SALT LAKE CITY - FOX 13's Big Budah is going under the knife to make a major change, a decision he says will save his life.
Big Budah has been a big part of the Good Day Utah for the last decade.
"I built my career on being the fat funny guy. My motto is fat guy with a mic," Budah said.
But his struggle with weight loss isn't a laughing matter. His time in the spotlight has allowed him to share his biggest struggle; losing weight. But his attempts at diet and exercise haven't worked. Instead of losing weight, he's gained it. Weighing in at more than 400 pounds, he's desperate.
"I've done the Gold's Gym, I've done the workout, I've done the nutrition and those things were supposed to help me," Budah said.
He endures body aches and pains and has sleep apnea, a condition where he stops breathing throughout the night. If the sleep apnea persists, doctors say Budah could develop type 2 diabetes, high blood pressure and heart disease.
The harshest dose of reality came when he was denied life insurance because of his weight.
"That was the straw that broke the camel's back. I gotta lose weight, get healthy and then re-apply for life insurance to make sure that if anything happens to me that my family is taken care of," he said.
After a lot of research, Budah is now going the surgical route. He'll undergo a gastric sleeve surgery, a relatively new procedure where doctors will remove about 80 percent of his stomach, leave just a tube or sleeve for a stomach.
"We do it laparoscopically, so we put four or five smaller incisions in, we put tubes in that allow us to gain access to the abdomen. We put small video cameras in and then working instruments," said Dr. Christina Richards, BMI Clinic.
Doctors say patients who undergo the procedure experience few side effects, fast recovery time and quick weight loss.
Long-term research on the non-reversible procedure is still being done, but so far the results are encouraging.
"We know diabetes can be reversed with this procedure, high blood pressure can go away," Richards said.
Richards says that 30 percent of patients regain the weight after surgery, so patients need to eat right and exercise to help keep the weight off.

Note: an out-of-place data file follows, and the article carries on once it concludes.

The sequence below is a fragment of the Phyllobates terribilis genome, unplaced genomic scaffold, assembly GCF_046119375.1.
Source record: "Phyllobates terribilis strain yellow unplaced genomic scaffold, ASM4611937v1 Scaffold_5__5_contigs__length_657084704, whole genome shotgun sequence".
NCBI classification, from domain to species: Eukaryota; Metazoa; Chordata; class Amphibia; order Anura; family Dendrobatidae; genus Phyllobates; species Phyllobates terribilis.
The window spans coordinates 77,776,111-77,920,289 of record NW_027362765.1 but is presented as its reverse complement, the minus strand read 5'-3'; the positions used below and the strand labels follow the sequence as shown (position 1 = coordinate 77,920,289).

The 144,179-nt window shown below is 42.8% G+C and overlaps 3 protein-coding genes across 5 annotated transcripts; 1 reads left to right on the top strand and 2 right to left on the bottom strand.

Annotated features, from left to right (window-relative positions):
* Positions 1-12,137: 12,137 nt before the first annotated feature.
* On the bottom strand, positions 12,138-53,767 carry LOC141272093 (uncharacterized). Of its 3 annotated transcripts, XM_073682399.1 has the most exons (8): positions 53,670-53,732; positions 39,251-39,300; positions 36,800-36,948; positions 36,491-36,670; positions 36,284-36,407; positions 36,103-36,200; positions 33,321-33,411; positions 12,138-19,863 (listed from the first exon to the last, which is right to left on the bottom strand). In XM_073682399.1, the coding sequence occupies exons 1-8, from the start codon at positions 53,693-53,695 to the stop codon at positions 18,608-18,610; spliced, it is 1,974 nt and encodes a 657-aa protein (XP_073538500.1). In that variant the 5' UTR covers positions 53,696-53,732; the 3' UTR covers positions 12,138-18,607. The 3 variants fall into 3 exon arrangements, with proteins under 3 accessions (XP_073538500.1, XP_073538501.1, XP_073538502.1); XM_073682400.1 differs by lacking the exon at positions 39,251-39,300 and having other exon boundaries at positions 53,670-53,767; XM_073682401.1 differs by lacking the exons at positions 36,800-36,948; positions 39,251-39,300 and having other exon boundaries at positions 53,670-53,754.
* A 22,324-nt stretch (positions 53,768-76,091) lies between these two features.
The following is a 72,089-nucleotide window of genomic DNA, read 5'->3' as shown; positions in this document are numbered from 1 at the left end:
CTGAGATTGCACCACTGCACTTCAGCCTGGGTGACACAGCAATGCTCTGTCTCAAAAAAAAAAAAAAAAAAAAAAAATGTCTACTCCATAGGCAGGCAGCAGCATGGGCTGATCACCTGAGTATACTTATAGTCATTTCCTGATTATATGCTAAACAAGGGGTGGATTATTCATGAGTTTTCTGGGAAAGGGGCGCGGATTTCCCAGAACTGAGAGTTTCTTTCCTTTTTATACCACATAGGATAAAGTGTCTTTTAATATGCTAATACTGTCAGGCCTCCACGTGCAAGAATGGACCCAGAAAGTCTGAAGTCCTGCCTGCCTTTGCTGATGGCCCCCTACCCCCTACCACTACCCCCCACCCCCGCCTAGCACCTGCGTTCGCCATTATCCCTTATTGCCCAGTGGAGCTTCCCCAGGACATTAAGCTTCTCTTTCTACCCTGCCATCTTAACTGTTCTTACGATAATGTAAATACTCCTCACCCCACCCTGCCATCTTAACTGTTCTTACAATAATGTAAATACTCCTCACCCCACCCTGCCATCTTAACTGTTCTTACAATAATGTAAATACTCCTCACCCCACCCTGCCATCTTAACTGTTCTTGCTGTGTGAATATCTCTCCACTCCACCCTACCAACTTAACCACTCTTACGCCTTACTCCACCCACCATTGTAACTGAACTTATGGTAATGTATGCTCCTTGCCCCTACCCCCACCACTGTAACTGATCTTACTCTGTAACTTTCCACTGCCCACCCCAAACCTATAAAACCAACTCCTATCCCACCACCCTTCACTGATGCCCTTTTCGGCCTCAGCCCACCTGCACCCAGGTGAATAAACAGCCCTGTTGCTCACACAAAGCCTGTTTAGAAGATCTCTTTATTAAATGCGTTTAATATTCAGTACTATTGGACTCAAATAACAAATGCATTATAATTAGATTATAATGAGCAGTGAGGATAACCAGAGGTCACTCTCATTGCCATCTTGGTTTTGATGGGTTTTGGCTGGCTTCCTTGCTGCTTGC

In addition to the physical challenge, Budah will have to face his cultural influences. Eating is a big part of his Samoan culture, with family gatherings centering around food...and lots of it.
"It's part of the norm. Oh, everyone is suppose to be big and I bought into that. That Polynesians are suppose to be big," Budah said.
But Budah will have his biggest supporters there to help him lose the weight and keep it off. His wife Jennifer, son Kinglsee, daughters Jordyn, 17, Jaelyn, 14, Kilani, 12 and youngest son Lisona, 8.
The kids see first-hand what their dad puts in to battle the weight.
"He goes to the gym and it's hard for him to go to the gym because he's so heavy, he tries but its still hard. He can't get the weight off," Jaelyn said.
They're supporting their dad in his latest challenge and see it as a new lease on his life.
"It's a blessing because as I leave for my mission for two years, I kinda want him to be here when I get back and I think this surgery kinda prolongs that," Kingslee said.
"He comes from a family that does not have longevity. His dad, uncles that have all died of different types of cancer," Jennifer said. "I told him, 'I don't want to be a widow at 60. You have to do this.'"
Richards says patients have to rethink everything they do and how they live their lives. They and their family will have to adapt to the new way of life, but Budah's family is committed to keeping him on track.
"I want to walk my daughters down the aisle to get married you know. I don't want to be in memory. Oh, my daughters getting married and then they put a slide show on. I don't want to be a slide show. I want to be there," Budah said.
Budah will have the surgery on Friday afternoon. FOX 13 will be there along the way to see his progress.